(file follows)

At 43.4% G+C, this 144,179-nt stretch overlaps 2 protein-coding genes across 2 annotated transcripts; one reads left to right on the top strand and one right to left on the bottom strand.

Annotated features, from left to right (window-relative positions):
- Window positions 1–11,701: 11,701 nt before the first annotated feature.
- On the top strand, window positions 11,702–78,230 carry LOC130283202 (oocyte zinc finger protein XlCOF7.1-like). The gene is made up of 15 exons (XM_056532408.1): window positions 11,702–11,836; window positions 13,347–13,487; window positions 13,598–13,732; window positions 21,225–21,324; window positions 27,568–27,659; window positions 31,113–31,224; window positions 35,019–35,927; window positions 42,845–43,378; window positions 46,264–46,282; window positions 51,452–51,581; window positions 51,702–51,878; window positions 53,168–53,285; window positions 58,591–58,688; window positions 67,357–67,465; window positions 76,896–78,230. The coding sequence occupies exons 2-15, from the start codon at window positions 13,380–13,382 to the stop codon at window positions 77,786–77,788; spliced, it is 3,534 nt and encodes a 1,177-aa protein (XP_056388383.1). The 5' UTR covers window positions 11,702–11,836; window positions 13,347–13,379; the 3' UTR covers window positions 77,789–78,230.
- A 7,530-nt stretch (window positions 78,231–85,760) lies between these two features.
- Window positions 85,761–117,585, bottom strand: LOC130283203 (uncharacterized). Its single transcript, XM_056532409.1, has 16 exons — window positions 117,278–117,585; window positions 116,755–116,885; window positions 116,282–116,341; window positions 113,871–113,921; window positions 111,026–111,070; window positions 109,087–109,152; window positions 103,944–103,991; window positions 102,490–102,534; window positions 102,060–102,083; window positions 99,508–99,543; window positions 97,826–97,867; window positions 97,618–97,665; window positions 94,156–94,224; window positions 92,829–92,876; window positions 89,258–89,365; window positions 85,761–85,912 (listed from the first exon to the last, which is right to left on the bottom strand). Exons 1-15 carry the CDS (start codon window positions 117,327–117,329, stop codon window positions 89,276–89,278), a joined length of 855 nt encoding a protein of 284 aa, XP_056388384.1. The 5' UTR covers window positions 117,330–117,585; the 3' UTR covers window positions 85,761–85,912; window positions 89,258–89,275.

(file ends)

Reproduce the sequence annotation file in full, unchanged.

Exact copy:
At 43.4% G+C, this 144,179-nt stretch overlaps 2 protein-coding genes across 2 annotated transcripts; one reads left to right on the top strand and one right to left on the bottom strand.

Annotated features, from left to right (window-relative positions):
- Window positions 1–11,701: 11,701 nt before the first annotated feature.
- On the top strand, window positions 11,702–78,230 carry LOC130283202 (oocyte zinc finger protein XlCOF7.1-like). The gene is made up of 15 exons (XM_056532408.1): window positions 11,702–11,836; window positions 13,347–13,487; window positions 13,598–13,732; window positions 21,225–21,324; window positions 27,568–27,659; window positions 31,113–31,224; window positions 35,019–35,927; window positions 42,845–43,378; window positions 46,264–46,282; window positions 51,452–51,581; window positions 51,702–51,878; window positions 53,168–53,285; window positions 58,591–58,688; window positions 67,357–67,465; window positions 76,896–78,230. The coding sequence occupies exons 2-15, from the start codon at window positions 13,380–13,382 to the stop codon at window positions 77,786–77,788; spliced, it is 3,534 nt and encodes a 1,177-aa protein (XP_056388383.1). The 5' UTR covers window positions 11,702–11,836; window positions 13,347–13,379; the 3' UTR covers window positions 77,789–78,230.
- A 7,530-nt stretch (window positions 78,231–85,760) lies between these two features.
- Window positions 85,761–117,585, bottom strand: LOC130283203 (uncharacterized). Its single transcript, XM_056532409.1, has 16 exons — window positions 117,278–117,585; window positions 116,755–116,885; window positions 116,282–116,341; window positions 113,871–113,921; window positions 111,026–111,070; window positions 109,087–109,152; window positions 103,944–103,991; window positions 102,490–102,534; window positions 102,060–102,083; window positions 99,508–99,543; window positions 97,826–97,867; window positions 97,618–97,665; window positions 94,156–94,224; window positions 92,829–92,876; window positions 89,258–89,365; window positions 85,761–85,912 (listed from the first exon to the last, which is right to left on the bottom strand). Exons 1-15 carry the CDS (start codon window positions 117,327–117,329, stop codon window positions 89,276–89,278), a joined length of 855 nt encoding a protein of 284 aa, XP_056388384.1. The 5' UTR covers window positions 117,330–117,585; the 3' UTR covers window positions 85,761–85,912; window positions 89,258–89,275.